Founded in 2012, Federated Wireless is somewhat of a challenger in the space and has background in spectrum sharing advocacy. In fact, the company took a leading role in establishing the CBRS Alliance and was the first player to build a nationwide ESC network. As an established player in the CBRS space, Federated Wireless has over 450 customers and 150,000 access points deployed.
While the company was approved for operation of SAS, Sony has disclosed limited information on commercial deployments of its platform. The company has, however, shared that “a private (cellular) network has been deployed at the Sony Pictures Entertainment studio lot in Culver City, California, under the same SAS management with considerations underway to develop it for new applications. Sony plans to conduct the same proof-of-concept experiments at Sony Europe’s UK Technology Centre in Pencoed, United Kingdom”.
The company’s SAS is “purpose-built to support dense networks across operators and to scale on-demand — from a small in-building network to the largest nationwide deployment.” Google partnered with CommScope to develop a shared ESC network. It has developed the ESC sensor and cloud decision engine and will operate the cloud that communicates with each SAS. CommScope will deploy and manage the operation of the physical network.
The company prides itself for going beyond SAS admnistration. It offers not only SpectrumONE, its SAS administration service, but also solutions called Automated CBRS (a citizens band device rollout solution) and ISEN (Interoperation of Shared & Exclusive Network). Amdocs claims that these offerings extend beyond helping with basic SAS manager tasks and offer more value-added capabilities to help operators be successful with CBRS. Example tasks include bulk CBSD (transmitter devices that operate in the CBRS spectrum) planning, registering and day-to-day operations.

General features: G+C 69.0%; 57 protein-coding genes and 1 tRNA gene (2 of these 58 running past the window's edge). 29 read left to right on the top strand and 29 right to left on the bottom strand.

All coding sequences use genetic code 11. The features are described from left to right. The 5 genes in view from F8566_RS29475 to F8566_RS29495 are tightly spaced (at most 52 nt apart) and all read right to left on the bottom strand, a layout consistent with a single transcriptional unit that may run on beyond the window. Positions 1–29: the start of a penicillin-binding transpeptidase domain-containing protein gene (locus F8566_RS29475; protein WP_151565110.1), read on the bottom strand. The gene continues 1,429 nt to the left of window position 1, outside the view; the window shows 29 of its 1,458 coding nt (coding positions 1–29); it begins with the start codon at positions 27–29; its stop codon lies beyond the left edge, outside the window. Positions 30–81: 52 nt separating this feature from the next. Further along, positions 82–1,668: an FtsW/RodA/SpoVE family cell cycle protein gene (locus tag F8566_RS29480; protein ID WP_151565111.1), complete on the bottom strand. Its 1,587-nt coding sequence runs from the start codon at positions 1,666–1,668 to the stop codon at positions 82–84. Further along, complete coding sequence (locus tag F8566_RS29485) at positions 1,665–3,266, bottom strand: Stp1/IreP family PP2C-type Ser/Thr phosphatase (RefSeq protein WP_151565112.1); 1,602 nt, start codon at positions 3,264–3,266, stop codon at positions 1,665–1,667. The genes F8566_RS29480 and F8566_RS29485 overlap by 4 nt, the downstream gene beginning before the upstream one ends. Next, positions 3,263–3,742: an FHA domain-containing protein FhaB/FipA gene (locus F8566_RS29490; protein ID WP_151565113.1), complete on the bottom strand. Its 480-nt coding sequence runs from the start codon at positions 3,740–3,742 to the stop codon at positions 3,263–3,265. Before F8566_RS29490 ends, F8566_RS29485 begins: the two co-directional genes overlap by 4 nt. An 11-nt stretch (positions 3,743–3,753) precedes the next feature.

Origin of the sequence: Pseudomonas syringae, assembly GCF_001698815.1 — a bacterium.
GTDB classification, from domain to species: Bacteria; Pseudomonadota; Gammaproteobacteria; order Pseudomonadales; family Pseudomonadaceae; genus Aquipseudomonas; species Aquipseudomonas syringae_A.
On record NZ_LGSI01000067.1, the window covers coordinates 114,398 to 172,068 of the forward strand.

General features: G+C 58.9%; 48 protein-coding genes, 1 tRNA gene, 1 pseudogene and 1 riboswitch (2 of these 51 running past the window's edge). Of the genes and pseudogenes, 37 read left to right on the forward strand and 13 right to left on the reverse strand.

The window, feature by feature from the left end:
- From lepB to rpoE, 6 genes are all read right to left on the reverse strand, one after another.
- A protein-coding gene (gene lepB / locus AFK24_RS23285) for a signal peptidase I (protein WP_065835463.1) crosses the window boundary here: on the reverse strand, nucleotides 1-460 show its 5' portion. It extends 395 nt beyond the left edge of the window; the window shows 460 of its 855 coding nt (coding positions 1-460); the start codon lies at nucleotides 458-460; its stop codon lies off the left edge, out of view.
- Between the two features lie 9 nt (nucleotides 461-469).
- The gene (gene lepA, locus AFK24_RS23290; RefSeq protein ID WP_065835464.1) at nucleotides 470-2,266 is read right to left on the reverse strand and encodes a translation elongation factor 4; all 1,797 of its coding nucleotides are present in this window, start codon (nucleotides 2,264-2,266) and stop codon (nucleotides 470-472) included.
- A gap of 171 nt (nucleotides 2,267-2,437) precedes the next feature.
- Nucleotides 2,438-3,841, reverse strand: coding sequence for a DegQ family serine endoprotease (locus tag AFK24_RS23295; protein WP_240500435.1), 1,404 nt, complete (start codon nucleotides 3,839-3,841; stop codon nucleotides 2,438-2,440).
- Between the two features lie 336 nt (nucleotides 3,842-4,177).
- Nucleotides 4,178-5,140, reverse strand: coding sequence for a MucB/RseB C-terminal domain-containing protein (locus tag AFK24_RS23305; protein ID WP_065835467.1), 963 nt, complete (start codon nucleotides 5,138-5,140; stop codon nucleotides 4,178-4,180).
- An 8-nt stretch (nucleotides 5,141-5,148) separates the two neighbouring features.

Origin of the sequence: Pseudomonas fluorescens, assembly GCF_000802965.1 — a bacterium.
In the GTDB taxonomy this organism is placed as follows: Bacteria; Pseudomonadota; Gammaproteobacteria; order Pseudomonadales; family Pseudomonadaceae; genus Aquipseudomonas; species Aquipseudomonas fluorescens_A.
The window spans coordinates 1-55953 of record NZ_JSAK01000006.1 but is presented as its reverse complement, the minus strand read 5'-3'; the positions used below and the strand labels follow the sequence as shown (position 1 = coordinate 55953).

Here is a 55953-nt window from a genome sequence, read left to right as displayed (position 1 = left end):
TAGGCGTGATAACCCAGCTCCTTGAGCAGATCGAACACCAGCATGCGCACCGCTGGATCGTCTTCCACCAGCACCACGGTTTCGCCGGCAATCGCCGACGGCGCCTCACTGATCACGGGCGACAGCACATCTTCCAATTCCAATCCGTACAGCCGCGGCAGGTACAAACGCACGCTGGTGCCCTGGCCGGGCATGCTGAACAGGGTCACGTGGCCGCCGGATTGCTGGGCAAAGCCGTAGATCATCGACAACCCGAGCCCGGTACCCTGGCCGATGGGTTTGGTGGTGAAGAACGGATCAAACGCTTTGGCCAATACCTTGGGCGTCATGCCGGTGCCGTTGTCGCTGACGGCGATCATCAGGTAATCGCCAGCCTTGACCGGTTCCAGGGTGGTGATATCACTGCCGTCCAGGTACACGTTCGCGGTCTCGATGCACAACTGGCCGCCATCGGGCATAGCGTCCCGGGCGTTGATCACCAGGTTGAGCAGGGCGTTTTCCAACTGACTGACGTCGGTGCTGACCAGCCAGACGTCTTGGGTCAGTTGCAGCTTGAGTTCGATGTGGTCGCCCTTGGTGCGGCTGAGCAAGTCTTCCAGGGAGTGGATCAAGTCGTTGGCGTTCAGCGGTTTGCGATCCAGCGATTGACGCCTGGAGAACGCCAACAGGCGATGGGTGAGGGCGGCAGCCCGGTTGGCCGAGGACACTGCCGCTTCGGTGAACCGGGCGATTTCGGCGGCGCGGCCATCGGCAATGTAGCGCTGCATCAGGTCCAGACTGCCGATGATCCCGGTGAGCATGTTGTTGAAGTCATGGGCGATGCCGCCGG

“API-driven, cloud native NFV / VRAN model allows service providers to readily integrate SAS capabilities and applications into their service delivery network, support new functionality, and respond quickly to changing market dynamics.” The company partnered with Nokia to bring to market an integrated offering, whereby Key Bridge’s SAS/ESC platforms are combined with Nokia’s CBRS radios, user devices and new Domain Proxy.
Interestingly, in 2022 CommScope chose to no longer be a SAS administrator in the 3.5GHz band without citing any apparent reason. However, this is not to say that the company is exiting the CBRS business altogether as it has big ambitions to play in the market as a technology provider. For example, CommScope will continue operating and managing the ESC network together with Google.
This being said, the market for SAS admninistrators has been fairly static even though a second wave of players has been trying to jump on the SAS-wagon. In 2021, FCC conditionally approved another three players to become SAS administrators: Fairspectrum, Nokia, and RED Technologies which was also recently approved to begin initial commercial deployments in 2023.
One of the anticipated prospects in this space is the development of a secondary market for CBRS licenses. Essentially, when Priority Access Licenses are not used by the licensees they can potentially be leased to other parties for a profit. For example, a venue might want to sublease CBRS to support a live show for the duration of the event only. Despite the excitement around this opportunity, secondary markets for CBRS have not yet taken off, likely due to technological contraints. While it’s a big potential opportunity for SAS administrators, they have to invest in dynamic and automated spectrum allocation capabilities in order to compete and win in this market.
In conclusion, it is fair to say that SAS managers play a pivotal role in enabling successful and interference-free CBRS spectrum-sharing. We are, however, yet to see how the role will evolve and who the main companies serving this market will be.